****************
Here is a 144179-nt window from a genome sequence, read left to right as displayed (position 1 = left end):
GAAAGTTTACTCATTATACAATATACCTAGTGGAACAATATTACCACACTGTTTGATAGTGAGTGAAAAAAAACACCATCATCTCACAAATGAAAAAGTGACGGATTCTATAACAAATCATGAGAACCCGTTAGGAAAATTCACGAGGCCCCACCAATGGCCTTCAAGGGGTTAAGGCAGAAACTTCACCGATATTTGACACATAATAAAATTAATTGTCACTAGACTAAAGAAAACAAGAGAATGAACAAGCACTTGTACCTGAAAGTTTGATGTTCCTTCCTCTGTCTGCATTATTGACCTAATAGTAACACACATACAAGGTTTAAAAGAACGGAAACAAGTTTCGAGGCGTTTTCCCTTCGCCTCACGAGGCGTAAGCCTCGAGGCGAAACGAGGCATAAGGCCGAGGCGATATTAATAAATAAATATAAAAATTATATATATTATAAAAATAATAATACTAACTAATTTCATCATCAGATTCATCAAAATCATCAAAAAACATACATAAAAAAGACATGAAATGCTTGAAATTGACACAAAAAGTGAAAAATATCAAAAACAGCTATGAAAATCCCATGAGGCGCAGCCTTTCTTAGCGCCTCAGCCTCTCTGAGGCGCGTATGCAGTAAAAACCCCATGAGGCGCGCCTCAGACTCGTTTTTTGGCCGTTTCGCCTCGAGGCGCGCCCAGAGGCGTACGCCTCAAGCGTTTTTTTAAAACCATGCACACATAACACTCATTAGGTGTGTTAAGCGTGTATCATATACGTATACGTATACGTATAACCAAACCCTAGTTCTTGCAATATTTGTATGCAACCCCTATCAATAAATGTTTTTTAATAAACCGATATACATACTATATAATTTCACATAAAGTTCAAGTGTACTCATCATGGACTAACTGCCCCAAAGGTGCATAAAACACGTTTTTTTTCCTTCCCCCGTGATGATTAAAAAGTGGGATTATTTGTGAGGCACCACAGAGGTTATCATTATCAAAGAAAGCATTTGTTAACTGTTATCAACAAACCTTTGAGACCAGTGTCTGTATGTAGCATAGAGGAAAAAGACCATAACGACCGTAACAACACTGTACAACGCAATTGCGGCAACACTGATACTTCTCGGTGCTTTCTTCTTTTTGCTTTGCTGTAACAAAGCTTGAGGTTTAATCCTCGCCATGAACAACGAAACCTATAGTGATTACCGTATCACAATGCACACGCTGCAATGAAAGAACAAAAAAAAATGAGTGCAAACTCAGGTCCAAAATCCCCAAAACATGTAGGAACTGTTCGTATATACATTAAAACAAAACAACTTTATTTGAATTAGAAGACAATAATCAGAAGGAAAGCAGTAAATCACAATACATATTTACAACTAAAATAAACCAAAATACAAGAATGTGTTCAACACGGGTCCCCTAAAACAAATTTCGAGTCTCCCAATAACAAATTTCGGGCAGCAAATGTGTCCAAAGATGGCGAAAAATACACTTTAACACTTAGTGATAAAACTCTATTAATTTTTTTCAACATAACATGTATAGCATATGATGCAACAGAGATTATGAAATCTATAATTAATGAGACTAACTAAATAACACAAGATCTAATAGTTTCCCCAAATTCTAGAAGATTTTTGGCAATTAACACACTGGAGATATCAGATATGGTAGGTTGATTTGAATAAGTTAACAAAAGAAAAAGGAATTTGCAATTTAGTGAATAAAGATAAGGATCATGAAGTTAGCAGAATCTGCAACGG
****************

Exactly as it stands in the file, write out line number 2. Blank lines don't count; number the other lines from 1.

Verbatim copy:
GAAAGTTTACTCATTATACAATATACCTAGTGGAACAATATTACCACACTGTTTGATAGTGAGTGAAAAAAAACACCATCATCTCACAAATGAAAAAGTGACGGATTCTATAACAAATCATGAGAACCCGTTAGGAAAATTCACGAGGCCCCACCAATGGCCTTCAAGGGGTTAAGGCAGAAACTTCACCGATATTTGACACATAATAAAATTAATTGTCACTAGACTAAAGAAAACAAGAGAATGAACAAGCACTTGTACCTGAAAGTTTGATGTTCCTTCCTCTGTCTGCATTATTGACCTAATAGTAACACACATACAAGGTTTAAAAGAACGGAAACAAGTTTCGAGGCGTTTTCCCTTCGCCTCACGAGGCGTAAGCCTCGAGGCGAAACGAGGCATAAGGCCGAGGCGATATTAATAAATAAATATAAAAATTATATATATTATAAAAATAATAATACTAACTAATTTCATCATCAGATTCATCAAAATCATCAAAAAACATACATAAAAAAGACATGAAATGCTTGAAATTGACACAAAAAGTGAAAAATATCAAAAACAGCTATGAAAATCCCATGAGGCGCAGCCTTTCTTAGCGCCTCAGCCTCTCTGAGGCGCGTATGCAGTAAAAACCCCATGAGGCGCGCCTCAGACTCGTTTTTTGGCCGTTTCGCCTCGAGGCGCGCCCAGAGGCGTACGCCTCAAGCGTTTTTTTAAAACCATGCACACATAACACTCATTAGGTGTGTTAAGCGTGTATCATATACGTATACGTATACGTATAACCAAACCCTAGTTCTTGCAATATTTGTATGCAACCCCTATCAATAAATGTTTTTTAATAAACCGATATACATACTATATAATTTCACATAAAGTTCAAGTGTACTCATCATGGACTAACTGCCCCAAAGGTGCATAAAACACGTTTTTTTTCCTTCCCCCGTGATGATTAAAAAGTGGGATTATTTGTGAGGCACCACAGAGGTTATCATTATCAAAGAAAGCATTTGTTAACTGTTATCAACAAACCTTTGAGACCAGTGTCTGTATGTAGCATAGAGGAAAAAGACCATAACGACCGTAACAACACTGTACAACGCAATTGCGGCAACACTGATACTTCTCGGTGCTTTCTTCTTTTTGCTTTGCTGTAACAAAGCTTGAGGTTTAATCCTCGCCATGAACAACGAAACCTATAGTGATTACCGTATCACAATGCACACGCTGCAATGAAAGAACAAAAAAAAATGAGTGCAAACTCAGGTCCAAAATCCCCAAAACATGTAGGAACTGTTCGTATATACATTAAAACAAAACAACTTTATTTGAATTAGAAGACAATAATCAGAAGGAAAGCAGTAAATCACAATACATATTTACAACTAAAATAAACCAAAATACAAGAATGTGTTCAACACGGGTCCCCTAAAACAAATTTCGAGTCTCCCAATAACAAATTTCGGGCAGCAAATGTGTCCAAAGATGGCGAAAAATACACTTTAACACTTAGTGATAAAACTCTATTAATTTTTTTCAACATAACATGTATAGCATATGATGCAACAGAGATTATGAAATCTATAATTAATGAGACTAACTAAATAACACAAGATCTAATAGTTTCCCCAAATTCTAGAAGATTTTTGGCAATTAACACACTGGAGATATCAGATATGGTAGGTTGATTTGAATAAGTTAACAAAAGAAAAAGGAATTTGCAATTTAGTGAATAAAGATAAGGATCATGAAGTTAGCAGAATCTGCAACGG